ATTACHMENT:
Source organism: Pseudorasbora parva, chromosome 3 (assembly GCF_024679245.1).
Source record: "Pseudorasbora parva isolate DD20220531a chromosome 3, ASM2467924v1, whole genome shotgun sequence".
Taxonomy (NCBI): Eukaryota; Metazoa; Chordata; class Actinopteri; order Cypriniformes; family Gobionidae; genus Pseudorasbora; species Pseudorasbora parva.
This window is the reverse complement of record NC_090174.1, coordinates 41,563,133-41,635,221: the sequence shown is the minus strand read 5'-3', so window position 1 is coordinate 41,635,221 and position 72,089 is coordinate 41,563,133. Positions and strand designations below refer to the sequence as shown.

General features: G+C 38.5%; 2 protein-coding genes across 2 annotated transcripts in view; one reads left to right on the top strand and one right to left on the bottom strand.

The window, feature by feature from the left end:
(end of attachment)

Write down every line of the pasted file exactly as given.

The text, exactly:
Source organism: Pseudorasbora parva, chromosome 3 (assembly GCF_024679245.1).
Source record: "Pseudorasbora parva isolate DD20220531a chromosome 3, ASM2467924v1, whole genome shotgun sequence".
Taxonomy (NCBI): Eukaryota; Metazoa; Chordata; class Actinopteri; order Cypriniformes; family Gobionidae; genus Pseudorasbora; species Pseudorasbora parva.
This window is the reverse complement of record NC_090174.1, coordinates 41,563,133-41,635,221: the sequence shown is the minus strand read 5'-3', so window position 1 is coordinate 41,635,221 and position 72,089 is coordinate 41,563,133. Positions and strand designations below refer to the sequence as shown.

General features: G+C 38.5%; 2 protein-coding genes across 2 annotated transcripts in view; one reads left to right on the top strand and one right to left on the bottom strand.

The window, feature by feature from the left end: